Last question as it is getting late. A young nurse in Ohio wants to know how many patients did I treat during my career.
I treated over 15,000 patients in some 57 countries. We lived in Australia for a while as well. One of the most gratifying moments of each day is when I run into a former patient like I did tonight. My patients were all quite ill. I love seeing them with their families living normal lives. I think it is more gratifying than serving in Congress.
Speaking of serving in Congress. I constantly get asked how could I possibly become President when I have no political experience. Here is what I say. The current Members of Congress have a combined 8,788 years of political experience. How is that working out? People forget that of our 56 founding fathers who risked it all to sign the Declaration of Independence, Five were Doctors.
Politics, Religion, Science, Culture and Humanities / Politics & Religion / Judge orders access to Hillary's personal emails
on: August 14, 2015, 04:30:34 PM
After Democratic presidential candidate Hillary Clinton cleaned the server she used during her tenure as Secretary of State and handed it over to the FBI, a federal judge made an order that the Justice Department and the FBI gain access to the 32,000 emails Clinton did not turn over because she classified them as “personal.”
Before releasing the server, along with three thumb drives containing a redacted list of emails, Clinton released 55,000 pages comprised of 30,000 emails that she deemed “work-related” to the State Department last year, and then claimed that she deleted over 30,000 emails that she had deemed “personal.”
[RELATED: Hillary Clinton Deletes All Emails, Wipes Server Clean]
Out of the 30,000 emails the State Department has access to, it has released 40 to I. Charles McCullough III, the inspector general for the intelligence community. On Tuesday, he classified two of those emails as “top secret,” containing the highest classification of government intelligence information.
After it was revealed that at least two messages had been upgraded to classified, Judge Emmet G. Sullivan ordered the Justice Department work with the FBI to gain access to the trove of “personal” emails Clinton claimed she deleted.
[RELATED: Breaking The Law? Hillary Clinton Used Private Email As Secretary of State]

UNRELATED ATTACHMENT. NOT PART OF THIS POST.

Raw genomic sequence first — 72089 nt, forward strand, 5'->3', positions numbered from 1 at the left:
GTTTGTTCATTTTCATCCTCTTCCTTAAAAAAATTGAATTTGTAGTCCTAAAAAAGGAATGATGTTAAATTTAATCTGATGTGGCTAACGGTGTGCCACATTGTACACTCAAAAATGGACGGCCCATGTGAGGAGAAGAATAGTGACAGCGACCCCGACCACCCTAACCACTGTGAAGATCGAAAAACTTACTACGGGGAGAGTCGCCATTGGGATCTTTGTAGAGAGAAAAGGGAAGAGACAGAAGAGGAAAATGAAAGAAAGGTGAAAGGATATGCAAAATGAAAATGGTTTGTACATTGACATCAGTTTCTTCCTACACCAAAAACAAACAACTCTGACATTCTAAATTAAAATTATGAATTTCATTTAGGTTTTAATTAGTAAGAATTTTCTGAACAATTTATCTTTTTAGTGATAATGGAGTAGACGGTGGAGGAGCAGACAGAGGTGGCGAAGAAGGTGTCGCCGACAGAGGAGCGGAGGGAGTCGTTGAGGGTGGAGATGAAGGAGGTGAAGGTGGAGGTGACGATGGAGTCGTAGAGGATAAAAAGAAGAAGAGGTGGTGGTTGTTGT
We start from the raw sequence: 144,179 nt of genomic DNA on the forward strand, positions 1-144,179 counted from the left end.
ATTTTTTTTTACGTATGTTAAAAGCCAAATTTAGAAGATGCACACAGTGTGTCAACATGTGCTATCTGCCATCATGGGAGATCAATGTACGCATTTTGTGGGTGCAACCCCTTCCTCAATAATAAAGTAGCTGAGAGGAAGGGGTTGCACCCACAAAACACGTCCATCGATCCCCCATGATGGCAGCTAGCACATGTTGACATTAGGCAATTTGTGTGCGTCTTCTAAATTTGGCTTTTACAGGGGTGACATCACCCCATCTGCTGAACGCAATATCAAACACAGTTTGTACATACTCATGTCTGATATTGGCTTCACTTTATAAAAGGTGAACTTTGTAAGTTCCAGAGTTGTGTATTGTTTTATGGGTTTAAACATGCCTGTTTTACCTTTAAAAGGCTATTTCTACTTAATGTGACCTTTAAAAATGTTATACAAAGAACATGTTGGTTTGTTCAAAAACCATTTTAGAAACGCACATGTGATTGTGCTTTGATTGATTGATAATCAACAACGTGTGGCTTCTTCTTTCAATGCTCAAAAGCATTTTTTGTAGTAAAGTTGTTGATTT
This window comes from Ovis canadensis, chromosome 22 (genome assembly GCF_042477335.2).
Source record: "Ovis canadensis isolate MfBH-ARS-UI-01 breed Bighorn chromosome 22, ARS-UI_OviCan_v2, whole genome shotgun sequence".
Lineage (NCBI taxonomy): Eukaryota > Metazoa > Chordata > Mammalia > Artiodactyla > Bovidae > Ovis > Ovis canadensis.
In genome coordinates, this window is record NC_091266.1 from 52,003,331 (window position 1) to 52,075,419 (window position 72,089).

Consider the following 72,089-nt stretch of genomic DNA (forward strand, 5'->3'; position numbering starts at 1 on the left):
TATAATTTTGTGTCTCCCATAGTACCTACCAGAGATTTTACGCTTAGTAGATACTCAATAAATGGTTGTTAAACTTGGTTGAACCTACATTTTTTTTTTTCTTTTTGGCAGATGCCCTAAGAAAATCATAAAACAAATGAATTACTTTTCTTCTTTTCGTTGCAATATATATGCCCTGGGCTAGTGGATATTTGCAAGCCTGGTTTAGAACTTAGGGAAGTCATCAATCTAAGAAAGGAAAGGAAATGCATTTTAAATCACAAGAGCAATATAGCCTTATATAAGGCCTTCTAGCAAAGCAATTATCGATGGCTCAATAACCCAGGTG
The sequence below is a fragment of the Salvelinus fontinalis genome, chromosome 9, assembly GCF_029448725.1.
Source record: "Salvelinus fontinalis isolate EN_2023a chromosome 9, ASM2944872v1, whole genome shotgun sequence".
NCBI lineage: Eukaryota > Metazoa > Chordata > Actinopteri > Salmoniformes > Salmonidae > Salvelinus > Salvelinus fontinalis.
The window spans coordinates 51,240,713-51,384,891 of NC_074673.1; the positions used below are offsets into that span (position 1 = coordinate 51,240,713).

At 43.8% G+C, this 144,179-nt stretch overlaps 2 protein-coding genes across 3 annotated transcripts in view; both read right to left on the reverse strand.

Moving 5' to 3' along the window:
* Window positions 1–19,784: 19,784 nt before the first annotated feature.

Rep. Mike Pompeo (R-Kan.), a member of the House Select Committee on Benghazi, said that the Committee is now aware that they “didn’t get all the relevant documents from that server and the American people are entitled to them.”
The Washington Times noted that while one judge is “trying to decide how the government is going about determining what classified information is included” in Clinton’s emails, another judge is “exploring the email practices” of Clinton’s top aides, Huma Abedin and Cheryl Mills.
Although Clinton insisted that her server did not contain any classified information, McCullough’s “top secret” findings add to the list of false claims she has made about her email use as Secretary of State.
[RELATED: Fact Check: Holes In Hillary’s Email Story]
Judge Andrew Napolitano, the Senior Judicial Analyst for Fox News, noted that while Clinton’s server contained “top secret,” or the highest level of information that could potentially cause “grave harm” to national security, General David Petraeus had access to classified information, which is at the lowest level, and he was “indicted, prosecuted and convicted” for having the materials “in a desk drawer in his house.”
Prior to the revelation that Clinton’s email account contained “top secret” information, two inspectors general requested that the State Department conduct a criminal investigation into Clinton’s email practices after a memo was released, which stated that Clinton’s private email account contained “hundreds of potentially classified emails.”
Politics, Religion, Science, Culture and Humanities / Politics & Religion / Wesbury: July PPI
on: August 14, 2015, 02:22:58 PM
The Producer Price Index Rose 0.2% in July To view this article, Click Here
Brian S. Wesbury, Chief Economist
Robert Stein, Deputy Chief Economist
The Producer Price Index (PPI) rose 0.2% in July, coming in above the consensus expected gain of 0.1%. Still, producer prices are down 0.8% versus a year ago.